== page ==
While the recession continues, for lack of a better word, to recede, owners and operators of facilities with mini-golf and go-kart components continue to believe that when it comes to carpet, turf and flooring, diligent cleaning and maintenance, coupled with preventive measures, beat frequent replacement. They also find that no single type of surface is more difficult to keep clean than another, and are addressing this accordingly.
“Whether it’s in the arcade or out on the mini-golf course, floor covering of any kind costs a lot of money,” said Becky Olbrych, owner of Wheels Fun Park in Durham, N.C. “We want to safeguard our investment, not throw it away before its time and start all over again.”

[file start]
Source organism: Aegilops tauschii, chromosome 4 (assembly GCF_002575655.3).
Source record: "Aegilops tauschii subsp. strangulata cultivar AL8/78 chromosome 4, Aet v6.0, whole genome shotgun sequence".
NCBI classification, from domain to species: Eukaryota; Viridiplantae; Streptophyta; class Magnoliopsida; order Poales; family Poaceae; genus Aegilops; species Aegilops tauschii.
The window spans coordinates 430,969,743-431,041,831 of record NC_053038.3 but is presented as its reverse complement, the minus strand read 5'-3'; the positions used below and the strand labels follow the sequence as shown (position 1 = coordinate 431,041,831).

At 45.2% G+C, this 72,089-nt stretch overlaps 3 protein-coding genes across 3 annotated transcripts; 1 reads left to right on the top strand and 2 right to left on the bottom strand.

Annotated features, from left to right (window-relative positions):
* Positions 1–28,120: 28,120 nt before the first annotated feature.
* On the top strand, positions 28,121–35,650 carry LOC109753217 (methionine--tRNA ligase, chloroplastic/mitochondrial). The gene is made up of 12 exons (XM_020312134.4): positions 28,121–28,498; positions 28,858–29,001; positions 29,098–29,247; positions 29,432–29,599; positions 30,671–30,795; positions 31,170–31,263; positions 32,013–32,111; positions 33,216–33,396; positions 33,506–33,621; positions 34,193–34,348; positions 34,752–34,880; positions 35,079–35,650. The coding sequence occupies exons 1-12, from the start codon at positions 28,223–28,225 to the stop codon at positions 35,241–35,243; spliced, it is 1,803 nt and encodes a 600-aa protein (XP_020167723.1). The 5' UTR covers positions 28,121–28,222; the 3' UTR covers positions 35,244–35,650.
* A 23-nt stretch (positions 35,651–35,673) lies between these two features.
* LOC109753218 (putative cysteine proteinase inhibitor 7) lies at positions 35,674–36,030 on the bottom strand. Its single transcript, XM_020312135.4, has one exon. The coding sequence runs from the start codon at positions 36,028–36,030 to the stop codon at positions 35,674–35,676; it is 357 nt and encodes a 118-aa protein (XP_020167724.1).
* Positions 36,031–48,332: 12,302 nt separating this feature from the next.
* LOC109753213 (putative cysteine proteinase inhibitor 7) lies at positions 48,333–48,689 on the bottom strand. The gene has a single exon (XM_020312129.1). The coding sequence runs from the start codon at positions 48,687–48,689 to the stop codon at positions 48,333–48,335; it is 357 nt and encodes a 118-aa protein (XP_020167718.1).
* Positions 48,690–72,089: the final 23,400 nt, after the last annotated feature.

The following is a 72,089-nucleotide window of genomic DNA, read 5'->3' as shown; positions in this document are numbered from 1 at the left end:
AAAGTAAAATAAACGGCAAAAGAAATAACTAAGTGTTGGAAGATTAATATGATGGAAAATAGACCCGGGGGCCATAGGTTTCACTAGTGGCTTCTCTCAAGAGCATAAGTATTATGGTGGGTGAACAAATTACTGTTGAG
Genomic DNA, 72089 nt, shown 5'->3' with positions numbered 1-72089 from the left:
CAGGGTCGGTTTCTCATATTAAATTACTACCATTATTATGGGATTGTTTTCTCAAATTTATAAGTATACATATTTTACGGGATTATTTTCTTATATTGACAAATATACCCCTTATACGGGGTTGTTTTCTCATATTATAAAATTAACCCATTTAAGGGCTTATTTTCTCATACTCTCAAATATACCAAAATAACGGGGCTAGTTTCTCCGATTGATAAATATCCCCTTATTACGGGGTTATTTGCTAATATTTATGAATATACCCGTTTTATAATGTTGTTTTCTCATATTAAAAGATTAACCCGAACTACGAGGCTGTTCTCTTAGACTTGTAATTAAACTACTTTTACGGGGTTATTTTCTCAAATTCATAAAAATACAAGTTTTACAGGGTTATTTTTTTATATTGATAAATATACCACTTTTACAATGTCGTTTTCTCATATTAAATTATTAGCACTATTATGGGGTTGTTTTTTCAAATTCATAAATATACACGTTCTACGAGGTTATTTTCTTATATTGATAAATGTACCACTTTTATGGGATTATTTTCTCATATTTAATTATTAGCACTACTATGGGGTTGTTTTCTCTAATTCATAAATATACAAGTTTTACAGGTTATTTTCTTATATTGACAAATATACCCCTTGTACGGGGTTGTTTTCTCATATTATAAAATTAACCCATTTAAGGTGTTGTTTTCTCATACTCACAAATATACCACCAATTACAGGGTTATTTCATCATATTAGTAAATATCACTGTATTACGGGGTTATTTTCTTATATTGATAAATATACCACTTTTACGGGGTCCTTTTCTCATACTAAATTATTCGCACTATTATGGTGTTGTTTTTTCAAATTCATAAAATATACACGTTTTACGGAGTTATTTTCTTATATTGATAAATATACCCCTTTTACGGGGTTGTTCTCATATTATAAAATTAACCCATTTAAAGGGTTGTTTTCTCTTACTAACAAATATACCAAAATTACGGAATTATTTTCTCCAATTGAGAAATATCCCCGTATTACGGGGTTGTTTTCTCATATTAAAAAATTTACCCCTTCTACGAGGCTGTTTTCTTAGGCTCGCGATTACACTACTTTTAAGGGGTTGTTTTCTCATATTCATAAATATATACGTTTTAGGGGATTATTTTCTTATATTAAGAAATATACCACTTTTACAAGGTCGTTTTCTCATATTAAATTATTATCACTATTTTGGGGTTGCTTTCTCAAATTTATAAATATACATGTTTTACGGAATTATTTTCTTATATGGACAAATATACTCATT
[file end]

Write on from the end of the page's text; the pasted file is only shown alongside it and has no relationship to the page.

Wheels Fun Park’s mini-golf carpet is replaced once every three years, an interval Olbrych deemed more frequent than she would like, but unavoidable because of heavy use. Dirt and other debris tracked onto mini-golf holes poses the operator’s most significant outdoor carpet, turf and flooring challenge, which has been addressed in part with the installation of wider and longer-than-average-walkways beside the greens.
Indoors, the operator’s major flooring concerns include preventing brightly tinted icing used on birthday cakes from permanently staining the patio tiles in the snack bar, where parties are held. Immediate removal of any stray icing that falls onto the floor tiles takes care of the problem, as does daily power-washing. Carpet found in other areas of the facility, for example, in the play gym, is 20 years old and in good shape. Olbrych attributed the latter to several precautions, among them the placement of foam mats underneath the carpeting to stave off premature wear.
“We went with pricier carpeting to start, because we knew it would last longer, and we were sure there would be a savings from putting the mats underneath,” Olbrych added. “Sometimes you have to bite the bullet; this was one of those times.”